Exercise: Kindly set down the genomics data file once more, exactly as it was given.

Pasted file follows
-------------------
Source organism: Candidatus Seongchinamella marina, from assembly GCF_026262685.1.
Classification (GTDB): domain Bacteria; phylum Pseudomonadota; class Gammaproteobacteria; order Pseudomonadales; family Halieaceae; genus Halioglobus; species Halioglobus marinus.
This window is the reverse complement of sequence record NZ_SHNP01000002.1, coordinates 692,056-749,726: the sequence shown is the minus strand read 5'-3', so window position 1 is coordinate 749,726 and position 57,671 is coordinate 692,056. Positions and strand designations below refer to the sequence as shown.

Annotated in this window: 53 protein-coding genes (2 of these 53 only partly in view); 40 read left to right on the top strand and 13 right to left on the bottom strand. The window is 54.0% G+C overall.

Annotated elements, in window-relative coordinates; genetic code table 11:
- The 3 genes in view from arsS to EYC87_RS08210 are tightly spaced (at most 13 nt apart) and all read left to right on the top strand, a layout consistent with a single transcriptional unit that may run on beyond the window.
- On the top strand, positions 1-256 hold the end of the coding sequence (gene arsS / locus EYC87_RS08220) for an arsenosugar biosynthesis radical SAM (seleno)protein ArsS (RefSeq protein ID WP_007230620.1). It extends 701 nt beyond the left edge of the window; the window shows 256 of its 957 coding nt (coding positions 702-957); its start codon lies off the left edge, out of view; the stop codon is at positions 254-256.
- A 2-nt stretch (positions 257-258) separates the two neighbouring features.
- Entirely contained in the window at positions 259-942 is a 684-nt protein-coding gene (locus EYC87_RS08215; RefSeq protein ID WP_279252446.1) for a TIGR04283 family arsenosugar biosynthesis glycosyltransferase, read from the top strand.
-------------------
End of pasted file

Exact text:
Source organism: Candidatus Seongchinamella marina, from assembly GCF_026262685.1.
Classification (GTDB): domain Bacteria; phylum Pseudomonadota; class Gammaproteobacteria; order Pseudomonadales; family Halieaceae; genus Halioglobus; species Halioglobus marinus.
This window is the reverse complement of sequence record NZ_SHNP01000002.1, coordinates 692,056-749,726: the sequence shown is the minus strand read 5'-3', so window position 1 is coordinate 749,726 and position 57,671 is coordinate 692,056. Positions and strand designations below refer to the sequence as shown.

Annotated in this window: 53 protein-coding genes (2 of these 53 only partly in view); 40 read left to right on the top strand and 13 right to left on the bottom strand. The window is 54.0% G+C overall.

Annotated elements, in window-relative coordinates; genetic code table 11:
- The 3 genes in view from arsS to EYC87_RS08210 are tightly spaced (at most 13 nt apart) and all read left to right on the top strand, a layout consistent with a single transcriptional unit that may run on beyond the window.
- On the top strand, positions 1-256 hold the end of the coding sequence (gene arsS / locus EYC87_RS08220) for an arsenosugar biosynthesis radical SAM (seleno)protein ArsS (RefSeq protein ID WP_007230620.1). It extends 701 nt beyond the left edge of the window; the window shows 256 of its 957 coding nt (coding positions 702-957); its start codon lies off the left edge, out of view; the stop codon is at positions 254-256.
- A 2-nt stretch (positions 257-258) separates the two neighbouring features.
- Entirely contained in the window at positions 259-942 is a 684-nt protein-coding gene (locus EYC87_RS08215; RefSeq protein ID WP_279252446.1) for a TIGR04283 family arsenosugar biosynthesis glycosyltransferase, read from the top strand.